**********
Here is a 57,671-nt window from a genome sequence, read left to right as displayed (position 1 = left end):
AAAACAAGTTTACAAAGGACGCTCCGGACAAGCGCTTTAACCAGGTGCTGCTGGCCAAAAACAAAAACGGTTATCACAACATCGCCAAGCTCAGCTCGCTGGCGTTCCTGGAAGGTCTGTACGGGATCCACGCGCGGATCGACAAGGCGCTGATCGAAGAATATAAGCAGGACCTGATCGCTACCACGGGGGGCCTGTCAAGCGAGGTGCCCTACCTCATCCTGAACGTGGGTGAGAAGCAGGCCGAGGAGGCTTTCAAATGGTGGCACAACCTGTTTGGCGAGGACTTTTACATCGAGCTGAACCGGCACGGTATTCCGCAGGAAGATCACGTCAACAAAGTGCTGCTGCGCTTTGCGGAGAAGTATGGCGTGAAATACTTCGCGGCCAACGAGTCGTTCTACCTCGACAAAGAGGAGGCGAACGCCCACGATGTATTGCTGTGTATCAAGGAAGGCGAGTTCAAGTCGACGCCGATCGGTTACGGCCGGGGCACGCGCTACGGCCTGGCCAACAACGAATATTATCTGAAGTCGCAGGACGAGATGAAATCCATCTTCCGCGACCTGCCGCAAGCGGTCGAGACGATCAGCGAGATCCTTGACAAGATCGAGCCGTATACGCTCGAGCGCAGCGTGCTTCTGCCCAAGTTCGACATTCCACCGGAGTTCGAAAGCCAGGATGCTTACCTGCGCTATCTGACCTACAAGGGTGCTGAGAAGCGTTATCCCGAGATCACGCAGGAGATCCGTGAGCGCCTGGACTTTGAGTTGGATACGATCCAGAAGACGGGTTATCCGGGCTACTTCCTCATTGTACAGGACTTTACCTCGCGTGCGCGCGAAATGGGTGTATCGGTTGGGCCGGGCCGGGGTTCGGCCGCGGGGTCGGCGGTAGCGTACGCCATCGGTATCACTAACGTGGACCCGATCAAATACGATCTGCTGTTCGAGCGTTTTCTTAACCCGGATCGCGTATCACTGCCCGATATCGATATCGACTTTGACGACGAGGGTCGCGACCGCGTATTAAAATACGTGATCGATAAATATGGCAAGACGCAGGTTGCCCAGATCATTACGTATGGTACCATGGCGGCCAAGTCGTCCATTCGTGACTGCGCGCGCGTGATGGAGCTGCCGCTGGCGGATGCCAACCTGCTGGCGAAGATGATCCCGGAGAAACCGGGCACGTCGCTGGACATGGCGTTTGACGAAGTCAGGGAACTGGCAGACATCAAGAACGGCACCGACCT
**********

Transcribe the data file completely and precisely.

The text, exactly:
Here is a 57,671-nt window from a genome sequence, read left to right as displayed (position 1 = left end):
AAAACAAGTTTACAAAGGACGCTCCGGACAAGCGCTTTAACCAGGTGCTGCTGGCCAAAAACAAAAACGGTTATCACAACATCGCCAAGCTCAGCTCGCTGGCGTTCCTGGAAGGTCTGTACGGGATCCACGCGCGGATCGACAAGGCGCTGATCGAAGAATATAAGCAGGACCTGATCGCTACCACGGGGGGCCTGTCAAGCGAGGTGCCCTACCTCATCCTGAACGTGGGTGAGAAGCAGGCCGAGGAGGCTTTCAAATGGTGGCACAACCTGTTTGGCGAGGACTTTTACATCGAGCTGAACCGGCACGGTATTCCGCAGGAAGATCACGTCAACAAAGTGCTGCTGCGCTTTGCGGAGAAGTATGGCGTGAAATACTTCGCGGCCAACGAGTCGTTCTACCTCGACAAAGAGGAGGCGAACGCCCACGATGTATTGCTGTGTATCAAGGAAGGCGAGTTCAAGTCGACGCCGATCGGTTACGGCCGGGGCACGCGCTACGGCCTGGCCAACAACGAATATTATCTGAAGTCGCAGGACGAGATGAAATCCATCTTCCGCGACCTGCCGCAAGCGGTCGAGACGATCAGCGAGATCCTTGACAAGATCGAGCCGTATACGCTCGAGCGCAGCGTGCTTCTGCCCAAGTTCGACATTCCACCGGAGTTCGAAAGCCAGGATGCTTACCTGCGCTATCTGACCTACAAGGGTGCTGAGAAGCGTTATCCCGAGATCACGCAGGAGATCCGTGAGCGCCTGGACTTTGAGTTGGATACGATCCAGAAGACGGGTTATCCGGGCTACTTCCTCATTGTACAGGACTTTACCTCGCGTGCGCGCGAAATGGGTGTATCGGTTGGGCCGGGCCGGGGTTCGGCCGCGGGGTCGGCGGTAGCGTACGCCATCGGTATCACTAACGTGGACCCGATCAAATACGATCTGCTGTTCGAGCGTTTTCTTAACCCGGATCGCGTATCACTGCCCGATATCGATATCGACTTTGACGACGAGGGTCGCGACCGCGTATTAAAATACGTGATCGATAAATATGGCAAGACGCAGGTTGCCCAGATCATTACGTATGGTACCATGGCGGCCAAGTCGTCCATTCGTGACTGCGCGCGCGTGATGGAGCTGCCGCTGGCGGATGCCAACCTGCTGGCGAAGATGATCCCGGAGAAACCGGGCACGTCGCTGGACATGGCGTTTGACGAAGTCAGGGAACTGGCAGACATCAAGAACGGCACCGACCT